Skewer in Seoul (SiS): Measurement of Blind Children's Executive Function Using Mobile Learning Games
Skewer in Seoul (SiS) is a version of the computerized Tower of London task that was modified to measure executive function in blind children. This study aims to explore mobile game design possibilities for blind and visually-impaired children. More specifically SiS looks at designing critical thinking games for blind youth.
In this game, players have a barbecue party and receive orders from customers. Their task is to rearrange pieces of food on three skewers based on customers’ orders. Pieces of shrimp, chicken, and lamb have to be moved from a particular start position on the three skewers to a goal position, within a certain number of moves. The three skewers are of unequal height: the left skewer can hold up to three pieces of food, the middle skewer can hold up to two pieces, and the right skewer can only hold one piece. If a skewer holds more than one piece of food, only the uppermost piece can be moved. Only one piece of food can be moved at a time.
Audio instructions from the device describe to the players both the start and goal positions. For example, the device would sound, “Start position: The left skewer holds two pieces of food - chicken and shrimp. The chicken is at the bottom, and the shrimp is on the chicken. The middle skewer holds a piece of lamb at the bottom. The right skewer holds nothing” and then “Goal position: The left skewer holds nothing. The middle skewer holds two pieces - lamb and chicken. The lamb is at the bottom, and the chicken is on the lamb. The right skewer holds a shrimp.”
The Left arrow is used to select the uppermost food on the left skewer, the Up arrow for the middle skewer, and the Right arrow for the right skewer. Pressing Enter confirms the selected food and the Down arrow repeats the audio explanation of the goal position. Players can restart the current task by pressing the ‘Grape’ button. The ‘Banana’ button is used to abort the current task and go to the next one. Finally, pressing the Apple button repeats the general audio instructions.
TeacherMate devices were given to participants at the beginning of the session so that they could explore them and become familiar with the interface. Simple questions such as “How many buttons can you find on your device?” were asked of participants to get feedback.
After the warm up activity, the study began. Participants were guided by
the built-in audio instructions from the TeacherMate devices on how to operate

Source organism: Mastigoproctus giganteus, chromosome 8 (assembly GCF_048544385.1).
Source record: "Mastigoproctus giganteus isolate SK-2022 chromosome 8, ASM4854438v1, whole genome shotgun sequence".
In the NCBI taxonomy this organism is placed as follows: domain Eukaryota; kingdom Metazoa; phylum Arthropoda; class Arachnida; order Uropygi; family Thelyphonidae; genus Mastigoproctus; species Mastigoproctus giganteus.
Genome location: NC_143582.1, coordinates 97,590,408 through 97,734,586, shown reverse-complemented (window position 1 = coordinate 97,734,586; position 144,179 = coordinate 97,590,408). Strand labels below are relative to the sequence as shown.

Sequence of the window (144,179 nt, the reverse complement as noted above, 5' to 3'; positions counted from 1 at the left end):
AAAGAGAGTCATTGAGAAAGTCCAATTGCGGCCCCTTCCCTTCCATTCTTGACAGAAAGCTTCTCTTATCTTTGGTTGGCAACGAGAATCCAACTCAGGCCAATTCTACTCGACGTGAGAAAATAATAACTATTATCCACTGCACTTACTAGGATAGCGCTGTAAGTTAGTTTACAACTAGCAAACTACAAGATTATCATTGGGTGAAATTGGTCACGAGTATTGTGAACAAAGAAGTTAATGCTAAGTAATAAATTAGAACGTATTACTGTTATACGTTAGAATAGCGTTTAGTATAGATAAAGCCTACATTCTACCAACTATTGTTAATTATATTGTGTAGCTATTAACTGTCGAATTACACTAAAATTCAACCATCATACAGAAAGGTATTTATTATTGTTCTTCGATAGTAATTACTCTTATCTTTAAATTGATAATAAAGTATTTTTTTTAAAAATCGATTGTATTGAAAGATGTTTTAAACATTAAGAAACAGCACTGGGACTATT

them. After receiving these guidelines, participants started to play with
Different contextualized versions of the SiS game were developed and implemented in different settings, in order to better suit the culture and language of the participants and to create a more authentic problem-based scenario for them. First version of SIS was developed using different shapes and colors and pilot tested with blind children in Malaysia. Based on their suggestions, the elements were revised to shrimp, lamb, and chicken to use a less abstract concept. Meat items have been replaced with fruits and flowersin order to contextualize the original Tower of London and SiS games for use in India.
Interviews were conducted at the end of the study to collect participants’
feedback and investigate new ways to improve the study.
We found that blind children tend to collaborate with each other to solve more complicated problems when playing SiS. After they completed the basic level task and understood the game concept, the collaboration began. Blind children seemed to greatly enjoy playing the game.
• Develop multi-lingual versions of SiS
• Conduct more studies on narrated instruction design for blind and visually-impaired indivuals
• Test this audio game with children from varied socioeconomic backgrounds
• Design similar audio-based games in different areas (i.e. science, math, & literacy)
• Conduct a study on collaborative and participatory learning among blind participants
• Conduct user interface and tactile experience studies
• Conduct study on blind participants’ cognitive intelligence, ability and development
Dr. Paul, Kim
"Skewer in Seoul (SiS): Measurement of Blind Children's Executive Function Using Mobile Learning Game" is the subproject of POMI in Education.